We landed at Vientiane airport around 1 PM on Wednesday Dec 21.

The flight was uneventful, although less comfortable than the one to Bangkok. Considering that it was just 55 minutes, we really can’t complain. We were very tired though. Losing a night of sleep due to the time zone change really took its toll on us.

The process at the airport was fast and efficient. We queued to get our visas on arrival and noticed the price lists for visas depending on the nationality of the tourist ( see exhibit A):

Exhibit A: Oh, Canada!


Oh, Canada! What have you done to Laos, I wonder. Also, we were a bit weirded out by the immigration paper asking for our race…I guess I’m white? (See exhibit B)

Exhibit B: Race?

We got our bags – they were already waiting for us at the luggage belt – and got a prepaid taxi for 57.000 Kip (the exchange rate is 1 to ~8.500) into the city. The drive to the hotel was very smooth, we got to our room around 2PM and lied down for a quick nap…

We woke up after what felt like a few minutes later completely confused and just a little bit embarrassed for having napped for 4 hours. But there was no time for a guilty conscience, we had already wasted precious time. We showered at the speed of light, got dressed and rushed into the evening heat.

For a capital city, Vientiane is on the small and quiet side. Our hotel is located in the city center, but there isn’t much going on apart from heavy traffic, some food stalls, restaurants, and terraces with live music or just regular CD players blaring local musicians into the night air. It’s clean and tidy with little room allowed for pedestrians: every sidewalk is cramped with mopeds and street food stalls and sometimes pick-up trucks or tuk-tuks. The air smells like fried food and smoke. We were reminded of Vietnam. Which isn’t surprising, given geography and history and politics and stuff…

We found a restaurant, had a quick dinner of local food and then we spent the evening walking around. We paid a brief visit to the night market along the Mekong river. It looks very pretty from far away, a sea of red umbrellas and lights sparkling inbetween. The market itself isn’t anything remarkable: lots of counterfeit fashion, ironic iphone cases, etc. And a lot of people.

Exhibit D: Heroin seems like an interesting word let’s put it on a tshirt.
Exhibit E: Maddog, ah memories…

We went for a night cap at the Dresden Lao cocktail bar and then back to the hotel.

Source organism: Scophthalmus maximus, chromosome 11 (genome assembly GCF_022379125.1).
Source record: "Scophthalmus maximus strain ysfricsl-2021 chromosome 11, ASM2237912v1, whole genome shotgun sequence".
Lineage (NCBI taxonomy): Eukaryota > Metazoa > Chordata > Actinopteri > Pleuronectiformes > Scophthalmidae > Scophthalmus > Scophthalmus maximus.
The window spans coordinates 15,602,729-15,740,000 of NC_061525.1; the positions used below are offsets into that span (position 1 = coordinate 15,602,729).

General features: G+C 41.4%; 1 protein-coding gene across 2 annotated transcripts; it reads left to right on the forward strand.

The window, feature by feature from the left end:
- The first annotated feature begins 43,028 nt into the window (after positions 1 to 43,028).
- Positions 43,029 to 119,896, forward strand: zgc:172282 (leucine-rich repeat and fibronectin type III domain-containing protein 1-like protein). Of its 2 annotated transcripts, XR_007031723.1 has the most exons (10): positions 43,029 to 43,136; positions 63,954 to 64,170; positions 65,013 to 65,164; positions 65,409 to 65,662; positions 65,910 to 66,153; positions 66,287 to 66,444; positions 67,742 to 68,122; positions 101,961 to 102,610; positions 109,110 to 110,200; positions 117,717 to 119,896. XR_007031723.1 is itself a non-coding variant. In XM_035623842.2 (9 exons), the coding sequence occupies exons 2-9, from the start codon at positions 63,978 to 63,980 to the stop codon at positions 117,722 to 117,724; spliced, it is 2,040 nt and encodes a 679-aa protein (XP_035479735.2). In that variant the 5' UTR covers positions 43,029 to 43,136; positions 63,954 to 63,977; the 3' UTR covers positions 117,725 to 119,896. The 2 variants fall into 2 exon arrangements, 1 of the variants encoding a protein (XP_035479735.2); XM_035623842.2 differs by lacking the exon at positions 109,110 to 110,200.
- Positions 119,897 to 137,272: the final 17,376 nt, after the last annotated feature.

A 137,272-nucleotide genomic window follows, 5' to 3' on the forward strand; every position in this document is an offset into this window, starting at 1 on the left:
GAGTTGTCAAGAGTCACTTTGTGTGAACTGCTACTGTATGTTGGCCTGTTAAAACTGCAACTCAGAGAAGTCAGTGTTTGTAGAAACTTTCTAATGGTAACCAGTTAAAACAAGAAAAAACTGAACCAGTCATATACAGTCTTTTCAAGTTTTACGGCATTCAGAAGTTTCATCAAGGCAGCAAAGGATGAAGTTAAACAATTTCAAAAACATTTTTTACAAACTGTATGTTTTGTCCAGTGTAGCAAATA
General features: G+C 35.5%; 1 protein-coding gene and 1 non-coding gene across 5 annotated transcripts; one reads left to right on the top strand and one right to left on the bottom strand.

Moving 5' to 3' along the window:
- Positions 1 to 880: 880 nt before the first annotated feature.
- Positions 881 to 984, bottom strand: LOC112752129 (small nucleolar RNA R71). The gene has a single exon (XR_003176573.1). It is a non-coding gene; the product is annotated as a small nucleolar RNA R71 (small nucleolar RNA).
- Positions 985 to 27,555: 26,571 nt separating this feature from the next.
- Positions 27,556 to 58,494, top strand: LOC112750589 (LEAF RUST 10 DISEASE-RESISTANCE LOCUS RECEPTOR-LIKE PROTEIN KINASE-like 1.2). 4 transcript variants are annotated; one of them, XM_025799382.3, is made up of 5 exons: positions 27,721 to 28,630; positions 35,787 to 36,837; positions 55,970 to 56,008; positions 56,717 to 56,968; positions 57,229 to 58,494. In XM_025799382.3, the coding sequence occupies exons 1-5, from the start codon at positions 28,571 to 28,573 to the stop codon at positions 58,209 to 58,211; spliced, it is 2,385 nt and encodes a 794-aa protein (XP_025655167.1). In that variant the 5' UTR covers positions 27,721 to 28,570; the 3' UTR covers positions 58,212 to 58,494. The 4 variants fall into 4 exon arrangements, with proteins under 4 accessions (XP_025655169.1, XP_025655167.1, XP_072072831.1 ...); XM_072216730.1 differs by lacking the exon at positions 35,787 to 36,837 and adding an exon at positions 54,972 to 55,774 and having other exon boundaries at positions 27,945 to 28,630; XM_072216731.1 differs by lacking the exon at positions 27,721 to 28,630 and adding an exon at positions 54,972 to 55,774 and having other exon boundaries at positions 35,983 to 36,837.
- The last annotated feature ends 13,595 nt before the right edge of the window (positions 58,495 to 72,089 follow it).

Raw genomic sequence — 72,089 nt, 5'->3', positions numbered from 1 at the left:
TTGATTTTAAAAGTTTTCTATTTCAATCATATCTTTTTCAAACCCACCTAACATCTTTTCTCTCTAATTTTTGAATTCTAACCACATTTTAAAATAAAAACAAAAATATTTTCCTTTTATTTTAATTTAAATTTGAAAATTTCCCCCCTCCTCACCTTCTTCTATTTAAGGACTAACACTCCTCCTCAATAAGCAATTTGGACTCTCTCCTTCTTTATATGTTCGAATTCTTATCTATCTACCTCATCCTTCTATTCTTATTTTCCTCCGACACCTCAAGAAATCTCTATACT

Thursday, Dec 22

We had the best of intentions, really. We made it just in time to breakfast – they close at 10:30AM. Instead of heading out right away , we gave that nap thing another try and who’d have known – we sure didn’t – it was 2PM when we woke up. Now, most of the sights in Vientiane are open until around 5PM. This limited our options quite a bit.

We started with a coffee at Le Trio Coffee (great cappuccino)

Exhibit F : Le Trio Coffee

then took a tuk-tuk to the Pha That Luang Temple (exhibit G). This temple is a giant golden structure surrounded by a small garden.

Exhibit G: Pha That Luang Temple

There were just a handful of people walking around and that made the entire experience very lovely. On the drive back we stopped at the L’Arc de Triomphe of Vientiane (exhibit H) and took some pictures.

Exhibit H: Fountain@Patuxay

Unfortunately it was too late to go up and enjoy the view over the city. Apparently they built this structure with cement received from the US to use in the construction of the airport. So apart from it´s original name of Patuxay, it is also fondly referred to as “vertical runway”.

Exhibit I: L’Arc de Triomphe /The Vertical Runway


We continued the tuk-tuk ride to the Kong View Restaurant and had a snack and drink overlooking the Mekong and the natural border to Thailand (exhibits J and K).

Exhibit J: View over the Mekong (downstream)
Exhibit K: View over the Mekong (upstream)

Somehow we arrived ahead of most guests so we had he entire place to ourselves for about an hour – it was lovely. On our way back we walked a dirt road between the river and the main road. Left and right we could see into people´s houses and notice how they go about their evenings. Every second or third house also functions as a small shop, selling everything from toilet paper to vegetables. There were small fires lit here and there and the air smelled like smoke and heat. And fish. After about 30 minutes, the dirt road merges into the river promenade and causes a significant change of scenery. Suddenly it´s bright and loud and there are food stalls, cafes, bars and restaurants everywhere, there´s music and people and karaoke and cars and children and did I mention the loud music (exhibit L).

Exhibit L: View on the Mekong Promenade

The promenade leads to the rear side of the night market where all the mopeds are parked (exhibit M).

Exhibit M: A sea of mopeds behind the night market


We squeezed through and made our way to La Terrasse for some dinner (exhibit N).

Exhibit N: Instagram pic from La Terrasse


Tomorrow we embark on a 10h bus ride to Luang Prabang to get some nature in us.

We just need to wake up at 6AM. Right now, I have little hope 😉